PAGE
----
What are cold warm and stationary fronts

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Fronts

By a front we mean the inclined boundary between two air masses at which temperature and humidity change abruptly. They can't mix right away because their densities are too different. Instead, the lighter, warm air begins to rise over the colder, denser one. A front forms in the boundary layer of this transition.

 

  

Fronts are typical of the mid-latitudes and move relatively often from west to east as westerly winds prevail. However, since they move around the highs and lows as they migrate to the east, they can sometimes come from other directions. Often their course is also influenced by landforms such as mountains or large bodies of water. This is especially true in the lower layers of the air.

 

Fronts are accompanied by all sorts of cloud types and often bring rain with them as well. If a front crosses an area, the wind speed and the wind direction change. The air pressure rises or falls and the humidity changes. There are four types of fronts: cold fronts, warm fronts, occlusal fronts and stationary fronts. The type of front that is present depends on the direction and properties of the air mass.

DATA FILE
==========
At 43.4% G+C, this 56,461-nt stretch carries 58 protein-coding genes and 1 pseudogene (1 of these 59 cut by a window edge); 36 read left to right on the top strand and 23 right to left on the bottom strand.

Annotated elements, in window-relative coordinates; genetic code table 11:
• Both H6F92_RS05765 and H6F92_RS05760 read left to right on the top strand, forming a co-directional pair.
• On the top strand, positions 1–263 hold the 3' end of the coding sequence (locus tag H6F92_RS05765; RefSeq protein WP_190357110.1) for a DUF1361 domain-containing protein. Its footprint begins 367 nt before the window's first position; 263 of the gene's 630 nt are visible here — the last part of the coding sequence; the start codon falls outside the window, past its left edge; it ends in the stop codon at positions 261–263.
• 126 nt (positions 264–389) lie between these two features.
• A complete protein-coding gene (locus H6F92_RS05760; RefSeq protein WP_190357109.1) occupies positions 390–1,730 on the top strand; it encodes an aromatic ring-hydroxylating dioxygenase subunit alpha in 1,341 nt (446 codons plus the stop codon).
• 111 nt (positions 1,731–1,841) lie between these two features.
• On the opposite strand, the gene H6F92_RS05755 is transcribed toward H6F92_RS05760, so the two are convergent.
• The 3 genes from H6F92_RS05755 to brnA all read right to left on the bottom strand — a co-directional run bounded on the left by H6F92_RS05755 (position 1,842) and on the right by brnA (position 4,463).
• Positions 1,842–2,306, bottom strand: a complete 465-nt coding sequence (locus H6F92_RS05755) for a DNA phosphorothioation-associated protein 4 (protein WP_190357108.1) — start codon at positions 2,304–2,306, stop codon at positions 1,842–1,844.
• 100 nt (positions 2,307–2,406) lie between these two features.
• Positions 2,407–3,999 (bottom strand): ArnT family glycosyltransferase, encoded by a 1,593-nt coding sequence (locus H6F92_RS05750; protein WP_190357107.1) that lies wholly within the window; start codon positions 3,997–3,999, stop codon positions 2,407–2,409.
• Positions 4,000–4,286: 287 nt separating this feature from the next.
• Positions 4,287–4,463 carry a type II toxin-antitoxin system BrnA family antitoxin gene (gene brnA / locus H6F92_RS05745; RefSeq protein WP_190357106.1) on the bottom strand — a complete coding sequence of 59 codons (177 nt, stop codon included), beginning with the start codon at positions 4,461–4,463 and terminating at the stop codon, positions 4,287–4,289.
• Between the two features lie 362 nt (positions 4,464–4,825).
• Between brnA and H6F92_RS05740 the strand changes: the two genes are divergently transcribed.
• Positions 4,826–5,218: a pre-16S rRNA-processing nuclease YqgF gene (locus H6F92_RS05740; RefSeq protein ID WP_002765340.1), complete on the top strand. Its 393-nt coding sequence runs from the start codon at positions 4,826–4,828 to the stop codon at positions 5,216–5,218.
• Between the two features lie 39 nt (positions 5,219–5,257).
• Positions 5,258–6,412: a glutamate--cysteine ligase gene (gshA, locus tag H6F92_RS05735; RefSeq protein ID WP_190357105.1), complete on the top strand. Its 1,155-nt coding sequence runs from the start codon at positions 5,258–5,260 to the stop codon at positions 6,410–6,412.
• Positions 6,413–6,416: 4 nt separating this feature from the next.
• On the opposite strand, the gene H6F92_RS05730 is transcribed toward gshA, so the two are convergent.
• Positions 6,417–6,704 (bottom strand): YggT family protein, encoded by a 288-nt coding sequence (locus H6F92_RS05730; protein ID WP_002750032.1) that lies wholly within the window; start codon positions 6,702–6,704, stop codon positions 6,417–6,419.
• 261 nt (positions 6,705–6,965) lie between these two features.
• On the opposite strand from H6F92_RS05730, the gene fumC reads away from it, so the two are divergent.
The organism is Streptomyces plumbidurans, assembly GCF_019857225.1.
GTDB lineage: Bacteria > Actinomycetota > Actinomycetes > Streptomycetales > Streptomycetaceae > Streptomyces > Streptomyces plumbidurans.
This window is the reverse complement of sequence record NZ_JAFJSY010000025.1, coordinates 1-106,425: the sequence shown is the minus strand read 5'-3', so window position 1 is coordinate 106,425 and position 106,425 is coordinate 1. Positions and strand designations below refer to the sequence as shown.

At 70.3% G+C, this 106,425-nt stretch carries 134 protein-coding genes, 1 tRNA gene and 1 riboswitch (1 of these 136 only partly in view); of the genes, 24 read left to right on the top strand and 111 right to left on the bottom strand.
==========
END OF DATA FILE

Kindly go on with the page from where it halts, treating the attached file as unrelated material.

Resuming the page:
1st front on the coast of Findon (UK)
Source: Univ. of Aberdeen, Dept. of Physics
 

Cold front

We speak of a cold front when a colder air mass replaces a warmer one. In the cold front, the cold air follows the warm air. Since cold air is denser than warm, the cold air pushes the warmer air in front of it and forces it to move upwards.

 

2. Cold front. Source:
http://www.ckkc.co.uk/html/stories/metrolgy.html
Please click to enlarge! (100 K)

 

The warm air mass escaping upwards cools down and clouds begin to form. The precipitation is usually more intense when a cold front passes through, but it is spread over a relatively short distance (50 - 70 km) and is therefore rarely long-lasting. This is due to the fact that the hot air, which is strongly pushed upwards, forms powerful cloud towers. These bring heavy rain, sometimes thunderstorms, hail and in extreme cases even tornadoes. The air that follows the cold front is significantly cooler and also drier than the one that precedes it. If the front is pulled through, the temperature can drop by up to 15 ° C within an hour.

 

3rd picture on the right:
In the weather symbols, a cold front is represented by a solid blue line with triangles. The tips of the triangles point in the direction of the warmer air mass and in the direction of movement of the front.
Source: University of Illinois
 

Warm front

We speak of a warm front when a warm air mass approaches a colder air mass. The warmer air rises and slides onto the cold one. Warm fronts are usually gentler than cold fronts. They move more slowly and gradually push themselves onto the cold air until it is out of the way. The precipitation is usually less severe than with the cold front, but often extensive (typical front width: 300 - 400 km).

 

4. Warm front
Source: http://www.ckkc.co.uk/html/stories/metrolgy.html
Please click to enlarge! (100 K)